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Posted March 12, 2003 by publisher in Business In Cuba

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Sherritt International will spend $110 million to develop its oil and gas holdings in Cuba this year while it negotiates with the government over the way the business is taxed, the resource company said today.

Last year, Cuban officials challenged Sherritt’s interpretation of how its oil and gas business should be taxed, resulting in a bigger than usual tax bill for the Toronto-based company.

While oil and gas is the biggest part of Sherritt’s business in Cuba, the company is also involved in nickel mining, hotels and tourism, power generation, soybean processing and wireless phone service in the Caribbean country.

Sherritt has proposed a financial restructuring of Sherritt Power, which supplies electricity in Cuba.

Sherritt International, which owns 49.7 per cent of the power company’s shares and one-third of its outstanding notes, is proposing to buy out other Sherritt Power shareholders and repay other noteholders with cash and new notes issued by the parent company.

In Canada, Sherritt’s holdings include investments in the Luscar coal businesses and, more recently, in the Fording coal business in partnership with the Ontario Teachers Pension Plan.

Sherritt released financial results Thursday that showed its overall effective tax rate had soared to 29 per cent in 2002 from eight per cent in 2001, primarily because of increased taxes on it Cuban oil and gas business.

In the fourth quarter, ended Dec. 31, the effective tax rate was even higher 49 per cent although that included a one-time catch-up provision for taxes from 1998 through 2001.

Previously, Sherritt considered all its Cuban oil and gas operations as a singled taxable entity but the government said last year that each of several oil and gas production areas should be taxed separately.

Cuba generally applies a 30 per cent tax on oil and gas income.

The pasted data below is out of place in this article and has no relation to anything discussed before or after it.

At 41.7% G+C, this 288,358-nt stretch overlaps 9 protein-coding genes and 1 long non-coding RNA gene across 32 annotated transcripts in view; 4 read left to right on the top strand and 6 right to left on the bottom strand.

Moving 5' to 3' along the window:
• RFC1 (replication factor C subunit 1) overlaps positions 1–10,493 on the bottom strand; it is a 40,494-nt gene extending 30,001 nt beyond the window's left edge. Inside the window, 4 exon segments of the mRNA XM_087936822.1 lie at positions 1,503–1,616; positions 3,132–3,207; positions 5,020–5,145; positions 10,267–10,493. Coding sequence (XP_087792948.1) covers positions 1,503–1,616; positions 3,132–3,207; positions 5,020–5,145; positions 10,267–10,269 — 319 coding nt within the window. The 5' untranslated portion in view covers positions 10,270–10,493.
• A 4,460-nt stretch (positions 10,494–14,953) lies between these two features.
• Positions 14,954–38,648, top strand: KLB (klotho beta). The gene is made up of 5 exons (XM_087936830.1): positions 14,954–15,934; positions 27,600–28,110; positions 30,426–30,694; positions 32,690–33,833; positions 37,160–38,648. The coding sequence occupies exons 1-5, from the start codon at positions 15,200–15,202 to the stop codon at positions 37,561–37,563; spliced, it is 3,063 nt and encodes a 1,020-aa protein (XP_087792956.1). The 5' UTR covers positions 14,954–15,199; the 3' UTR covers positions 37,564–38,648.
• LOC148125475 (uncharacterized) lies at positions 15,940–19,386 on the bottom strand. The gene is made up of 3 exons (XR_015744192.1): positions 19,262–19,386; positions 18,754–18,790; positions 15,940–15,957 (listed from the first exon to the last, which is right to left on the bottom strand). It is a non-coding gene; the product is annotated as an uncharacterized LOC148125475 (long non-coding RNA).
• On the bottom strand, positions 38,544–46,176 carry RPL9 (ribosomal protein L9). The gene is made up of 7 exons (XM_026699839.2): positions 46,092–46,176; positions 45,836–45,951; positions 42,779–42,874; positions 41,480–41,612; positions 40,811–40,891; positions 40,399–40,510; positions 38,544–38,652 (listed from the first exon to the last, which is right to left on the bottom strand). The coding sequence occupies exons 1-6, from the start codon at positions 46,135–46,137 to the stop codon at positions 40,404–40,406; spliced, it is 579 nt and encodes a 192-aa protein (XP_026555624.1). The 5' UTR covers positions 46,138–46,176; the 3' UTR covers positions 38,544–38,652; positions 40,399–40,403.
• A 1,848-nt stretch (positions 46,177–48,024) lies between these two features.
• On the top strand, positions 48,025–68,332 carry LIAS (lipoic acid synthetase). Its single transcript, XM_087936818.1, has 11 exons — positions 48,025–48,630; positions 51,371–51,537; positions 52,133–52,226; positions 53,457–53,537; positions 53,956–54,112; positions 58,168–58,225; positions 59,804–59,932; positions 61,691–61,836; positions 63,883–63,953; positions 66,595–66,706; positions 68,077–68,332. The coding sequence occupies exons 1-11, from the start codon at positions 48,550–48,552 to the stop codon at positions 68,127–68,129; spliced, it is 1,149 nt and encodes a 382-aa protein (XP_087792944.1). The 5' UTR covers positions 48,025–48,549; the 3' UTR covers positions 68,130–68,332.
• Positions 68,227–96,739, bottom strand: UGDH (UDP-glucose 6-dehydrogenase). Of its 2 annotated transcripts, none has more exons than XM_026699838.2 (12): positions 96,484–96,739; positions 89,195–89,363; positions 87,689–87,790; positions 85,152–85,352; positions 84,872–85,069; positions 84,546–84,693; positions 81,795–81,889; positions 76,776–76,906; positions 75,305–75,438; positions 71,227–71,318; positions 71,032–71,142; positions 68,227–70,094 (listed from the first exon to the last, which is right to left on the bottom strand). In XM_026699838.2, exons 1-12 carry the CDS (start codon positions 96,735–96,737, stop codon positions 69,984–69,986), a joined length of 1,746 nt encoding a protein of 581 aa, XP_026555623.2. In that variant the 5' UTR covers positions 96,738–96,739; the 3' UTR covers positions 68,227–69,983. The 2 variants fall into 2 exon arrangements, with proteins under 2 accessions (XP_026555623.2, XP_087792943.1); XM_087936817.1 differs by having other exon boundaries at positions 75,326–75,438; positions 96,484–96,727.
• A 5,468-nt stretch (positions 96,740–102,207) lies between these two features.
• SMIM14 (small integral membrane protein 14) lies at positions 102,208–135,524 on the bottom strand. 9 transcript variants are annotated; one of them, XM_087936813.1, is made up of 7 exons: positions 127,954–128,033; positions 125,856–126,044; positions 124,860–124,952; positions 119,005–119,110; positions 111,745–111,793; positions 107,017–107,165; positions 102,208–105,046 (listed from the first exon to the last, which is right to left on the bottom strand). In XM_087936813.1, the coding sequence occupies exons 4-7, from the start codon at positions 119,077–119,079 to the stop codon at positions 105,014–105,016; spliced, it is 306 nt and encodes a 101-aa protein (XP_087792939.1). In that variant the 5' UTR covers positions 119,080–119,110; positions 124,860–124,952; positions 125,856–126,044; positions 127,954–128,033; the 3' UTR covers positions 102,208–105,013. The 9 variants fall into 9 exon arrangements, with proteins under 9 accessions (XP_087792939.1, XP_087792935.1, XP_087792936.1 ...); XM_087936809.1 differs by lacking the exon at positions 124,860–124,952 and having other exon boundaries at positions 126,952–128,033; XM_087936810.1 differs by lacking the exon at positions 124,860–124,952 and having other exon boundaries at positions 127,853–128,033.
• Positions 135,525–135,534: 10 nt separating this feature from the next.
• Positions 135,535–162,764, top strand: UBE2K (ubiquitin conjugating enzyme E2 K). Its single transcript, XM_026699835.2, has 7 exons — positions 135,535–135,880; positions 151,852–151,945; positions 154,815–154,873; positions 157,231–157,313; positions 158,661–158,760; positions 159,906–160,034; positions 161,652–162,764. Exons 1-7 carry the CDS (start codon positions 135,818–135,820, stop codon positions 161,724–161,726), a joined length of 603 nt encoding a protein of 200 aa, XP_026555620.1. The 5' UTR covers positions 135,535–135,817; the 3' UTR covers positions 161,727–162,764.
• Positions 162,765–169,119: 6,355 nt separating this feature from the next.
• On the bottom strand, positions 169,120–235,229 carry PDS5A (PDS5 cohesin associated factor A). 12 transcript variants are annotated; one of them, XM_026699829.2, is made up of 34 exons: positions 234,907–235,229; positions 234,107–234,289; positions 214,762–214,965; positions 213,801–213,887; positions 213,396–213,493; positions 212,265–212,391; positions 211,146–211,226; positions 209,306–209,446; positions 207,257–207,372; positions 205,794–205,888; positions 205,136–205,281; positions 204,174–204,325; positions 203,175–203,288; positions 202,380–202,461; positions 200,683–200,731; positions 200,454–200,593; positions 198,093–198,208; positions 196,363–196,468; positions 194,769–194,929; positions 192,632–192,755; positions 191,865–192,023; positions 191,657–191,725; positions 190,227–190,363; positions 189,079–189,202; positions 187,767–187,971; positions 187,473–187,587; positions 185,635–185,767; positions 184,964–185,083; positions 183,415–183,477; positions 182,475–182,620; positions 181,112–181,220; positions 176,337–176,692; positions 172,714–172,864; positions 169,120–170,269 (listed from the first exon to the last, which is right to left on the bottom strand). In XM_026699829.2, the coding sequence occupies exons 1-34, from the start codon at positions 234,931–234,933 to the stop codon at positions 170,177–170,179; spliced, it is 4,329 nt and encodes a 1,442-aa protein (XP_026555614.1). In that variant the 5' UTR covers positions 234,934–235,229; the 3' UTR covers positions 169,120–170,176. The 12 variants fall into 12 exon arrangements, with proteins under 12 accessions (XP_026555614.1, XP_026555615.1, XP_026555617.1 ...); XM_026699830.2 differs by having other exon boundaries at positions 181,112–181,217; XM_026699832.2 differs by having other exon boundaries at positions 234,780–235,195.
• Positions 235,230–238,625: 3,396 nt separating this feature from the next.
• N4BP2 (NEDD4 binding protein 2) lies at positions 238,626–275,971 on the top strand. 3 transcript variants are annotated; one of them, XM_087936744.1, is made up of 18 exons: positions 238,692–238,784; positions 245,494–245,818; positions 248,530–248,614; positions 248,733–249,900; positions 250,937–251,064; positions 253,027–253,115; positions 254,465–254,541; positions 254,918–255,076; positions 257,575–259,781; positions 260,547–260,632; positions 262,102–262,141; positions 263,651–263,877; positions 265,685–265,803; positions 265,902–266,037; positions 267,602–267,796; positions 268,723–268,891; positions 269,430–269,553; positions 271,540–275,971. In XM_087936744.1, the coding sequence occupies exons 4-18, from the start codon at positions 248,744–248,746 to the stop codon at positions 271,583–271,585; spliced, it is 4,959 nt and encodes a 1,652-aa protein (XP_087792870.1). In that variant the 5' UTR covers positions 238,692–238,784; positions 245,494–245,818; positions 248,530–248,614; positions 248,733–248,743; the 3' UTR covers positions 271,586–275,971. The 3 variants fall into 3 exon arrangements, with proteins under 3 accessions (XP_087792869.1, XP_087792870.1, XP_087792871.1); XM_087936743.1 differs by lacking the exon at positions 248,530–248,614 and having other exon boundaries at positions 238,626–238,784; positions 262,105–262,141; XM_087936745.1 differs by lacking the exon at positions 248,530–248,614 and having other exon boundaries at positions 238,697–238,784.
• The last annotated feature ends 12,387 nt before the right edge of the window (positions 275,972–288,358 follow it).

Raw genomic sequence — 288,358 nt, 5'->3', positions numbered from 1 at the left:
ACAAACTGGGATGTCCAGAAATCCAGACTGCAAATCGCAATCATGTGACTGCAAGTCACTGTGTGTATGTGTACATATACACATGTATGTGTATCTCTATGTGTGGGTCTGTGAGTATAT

Jowdat Waheed, Sherritt’s chief financial officer, told a conference call that the company is negotiating with Havana to clarify how its oil and gas business is taxed.

In the meantime, Waheed said, Sherritt will continue to make investments in Cuba.

“At these oil price levels, the income is sufficiently strong to justify making the investments nevertheless,” Waheed said.

Sherritt stock (TSX: S) closed at $4.60 on the Toronto Stock Exchange on Friday, down 13 cents from Thursday’s close.

Last year, Sherritt’s oil and gas business which is predominantly in Cuba had record operating profits of $98.9 million and record revenue of $218.8 million, thanks to both higher oil prices and sales volumes compared with 2001.

Sherritt estimates its 2003 net oil production in Cuba will be relatively constant compared with last year.

However, to maintain that output, Sherritt will spend about $110 million this year to develop known reserves along Cuba’s northern coast and to evaluate newly acquired offshore properties.

“The reserves that we are in have a relatively high decline rate,” said Dennis Maschmeyer, Sherritt’s president and chief executive.

Last year, Cuba and Canada each accounted for about 31 per cent of Sherritt’s overall revenues, with the bulk of the rest coming from Europe and Asia.

  1. Follow up post #1 added on October 28, 2004 by Robert Aubin

    Please keep me posted on Cuba business development.

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